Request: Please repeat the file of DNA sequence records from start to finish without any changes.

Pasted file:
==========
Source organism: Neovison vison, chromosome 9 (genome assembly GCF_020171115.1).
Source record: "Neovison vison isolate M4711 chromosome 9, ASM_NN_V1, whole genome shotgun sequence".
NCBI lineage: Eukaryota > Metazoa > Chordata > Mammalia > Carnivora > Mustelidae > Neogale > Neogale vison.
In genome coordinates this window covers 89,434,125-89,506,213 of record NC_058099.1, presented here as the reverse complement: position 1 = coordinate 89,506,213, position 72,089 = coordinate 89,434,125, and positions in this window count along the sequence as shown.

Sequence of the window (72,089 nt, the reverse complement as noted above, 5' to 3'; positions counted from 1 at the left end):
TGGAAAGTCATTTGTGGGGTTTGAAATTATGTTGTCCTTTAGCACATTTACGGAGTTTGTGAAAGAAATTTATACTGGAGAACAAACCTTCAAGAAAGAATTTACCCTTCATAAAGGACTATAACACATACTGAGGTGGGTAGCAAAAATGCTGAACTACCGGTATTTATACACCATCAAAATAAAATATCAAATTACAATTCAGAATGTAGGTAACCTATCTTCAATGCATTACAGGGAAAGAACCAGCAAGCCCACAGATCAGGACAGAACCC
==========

Source organism: Neovison vison, chromosome 9 (genome assembly GCF_020171115.1).
Source record: "Neovison vison isolate M4711 chromosome 9, ASM_NN_V1, whole genome shotgun sequence".
NCBI lineage: Eukaryota > Metazoa > Chordata > Mammalia > Carnivora > Mustelidae > Neogale > Neogale vison.
In genome coordinates this window covers 89,434,125-89,506,213 of record NC_058099.1, presented here as the reverse complement: position 1 = coordinate 89,506,213, position 72,089 = coordinate 89,434,125, and positions in this window count along the sequence as shown.

Sequence of the window (72,089 nt, the reverse complement as noted above, 5' to 3'; positions counted from 1 at the left end):
TGGAAAGTCATTTGTGGGGTTTGAAATTATGTTGTCCTTTAGCACATTTACGGAGTTTGTGAAAGAAATTTATACTGGAGAACAAACCTTCAAGAAAGAATTTACCCTTCATAAAGGACTATAACACATACTGAGGTGGGTAGCAAAAATGCTGAACTACCGGTATTTATACACCATCAAAATAAAATATCAAATTACAATTCAGAATGTAGGTAACCTATCTTCAATGCATTACAGGGAAAGAACCAGCAAGCCCACAGATCAGGACAGAACCC